New York: As early voting proceeds across the country ahead of Tuesday's presidential election, voters over 50 continue to be more likely than most to prefer Republican challenger Mitt Romney to President Barack Obama and to favor Romney's position on two issues that directly affect the elderly: healthcare and Medicare. While Friday's Reuters/Ipsos national tracking poll saw the candidates at an effective dead heat among all likely voters, older likely voters preferred Romney 51 per cent to 43 per cent during the week ending November 4.
Asked who has the better plan on healthcare, all likely voters support Obama over Romney by 42 per cent to 39 per cent, while older voters choose Romney, 43 per cent to 39 per cent. The responses on the candidates' plans for Medicare show something similar: Obama leads among all likely voters, 42 per cent to 35 per cent, while Romney is ahead among older voters by 40 per cent to 39 per cent.
Nevertheless, when some respondents were asked to explain their preferences, they did not offer specifics about Medicare or Social Security and focused instead on the economy, which most consider the most important issue in this election, followed by unemployment. Healthcare issues rank third among older voters and the broader pool of all likely voters.
Voters over 50 continue to be more likely than most to prefer Republican challenger Mitt Romney on two issues - healthcare and Medicare.
Kathy Laska, a 65-year-old retiree from Waukesha, Wisconsin, who cast an early vote for Romney, identified the economy as particularly pressing - more than healthcare. "I'm on Medicare right now. So I guess if the economy was better, we wouldn't have to worry about healthcare," she said. She explained that the candidates' healthcare differences were secondary to their economic differences. "We need somebody who is a businessman, not a politician. Romney is a poor choice, but he is our only alternative," she said.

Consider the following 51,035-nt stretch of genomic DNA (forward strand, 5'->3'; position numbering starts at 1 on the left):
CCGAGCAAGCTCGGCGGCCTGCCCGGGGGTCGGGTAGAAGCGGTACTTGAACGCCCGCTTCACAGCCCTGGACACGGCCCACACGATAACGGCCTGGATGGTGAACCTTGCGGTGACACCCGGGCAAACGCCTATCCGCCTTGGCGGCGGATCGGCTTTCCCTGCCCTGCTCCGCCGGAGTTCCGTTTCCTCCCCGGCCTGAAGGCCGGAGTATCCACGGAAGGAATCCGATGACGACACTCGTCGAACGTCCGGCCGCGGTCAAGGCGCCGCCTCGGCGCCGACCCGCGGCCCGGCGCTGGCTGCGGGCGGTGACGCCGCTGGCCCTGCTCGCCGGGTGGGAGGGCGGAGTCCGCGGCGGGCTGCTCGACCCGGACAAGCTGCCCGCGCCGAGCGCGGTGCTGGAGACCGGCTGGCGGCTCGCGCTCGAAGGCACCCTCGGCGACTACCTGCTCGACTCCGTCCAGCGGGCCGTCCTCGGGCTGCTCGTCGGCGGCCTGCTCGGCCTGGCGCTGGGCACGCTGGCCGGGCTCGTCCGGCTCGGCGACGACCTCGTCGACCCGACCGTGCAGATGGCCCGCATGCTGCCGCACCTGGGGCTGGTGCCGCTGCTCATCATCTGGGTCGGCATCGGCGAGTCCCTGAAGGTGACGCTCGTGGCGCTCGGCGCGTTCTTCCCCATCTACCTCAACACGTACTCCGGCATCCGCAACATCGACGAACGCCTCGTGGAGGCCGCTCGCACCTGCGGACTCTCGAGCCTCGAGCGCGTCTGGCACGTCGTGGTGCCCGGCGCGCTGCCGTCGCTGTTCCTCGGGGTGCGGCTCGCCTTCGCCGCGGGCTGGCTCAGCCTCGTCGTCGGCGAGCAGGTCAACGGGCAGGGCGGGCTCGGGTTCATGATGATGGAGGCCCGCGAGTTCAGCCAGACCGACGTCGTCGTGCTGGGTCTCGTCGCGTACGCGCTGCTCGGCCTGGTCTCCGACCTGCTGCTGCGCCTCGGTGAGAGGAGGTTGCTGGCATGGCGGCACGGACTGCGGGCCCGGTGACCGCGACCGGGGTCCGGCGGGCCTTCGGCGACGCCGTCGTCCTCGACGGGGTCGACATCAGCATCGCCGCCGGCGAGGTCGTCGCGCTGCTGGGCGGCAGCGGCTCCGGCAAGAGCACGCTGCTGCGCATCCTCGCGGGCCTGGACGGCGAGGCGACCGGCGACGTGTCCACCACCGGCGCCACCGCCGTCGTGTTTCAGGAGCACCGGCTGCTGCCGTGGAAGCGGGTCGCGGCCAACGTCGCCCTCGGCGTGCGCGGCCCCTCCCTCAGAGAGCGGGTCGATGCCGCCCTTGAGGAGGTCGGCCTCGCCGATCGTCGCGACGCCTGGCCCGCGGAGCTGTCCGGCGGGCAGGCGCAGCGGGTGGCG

For many, though, Obama's 2010 healthcare law is a large part of their decision. "I don't like that Obamacare, for one thing," Dale Reynolds, a 65-year-old retiree from Bloomington, Minnesota said. "And us old folks, we're worried about Medicare and Social Security, and that kind of thing."
The generation gap is especially pronounced among early voters: While Obama leads 53 per cent to 42 per cent among all early voters, he trails 51 per cent to 44 per cent with the older group. By Friday, 31 per cent of older registered voters had voted, compared with 26 per cent of all registered voters.
On the economy, older voters believe Romney has a better plan than Obama by an 11-point margin, while among the broader pool of likely voters Romney holds only a four-point lead. "I'm definitely voting for Romney. I made that decision long ago. Obama said if he couldn't get it done in three years, he didn't deserve another one, and I believed him," Reynolds said. "Romney's a businessman. He knows what he's talking about."
While Obama leads Romney by six points on foreign policy among all likely voters, he trails by one among the older crowd. Still, these voters are not confident Romney will win. In a recent Reuters/Ipsos poll, most registered voters said they thought Obama would prevail. Laska agreed, and Reynolds was skeptical of Romney's chances, particularly in his home state of Minnesota, which leans toward Democrats. "These dummies here, they're so liberal, it's unreal."
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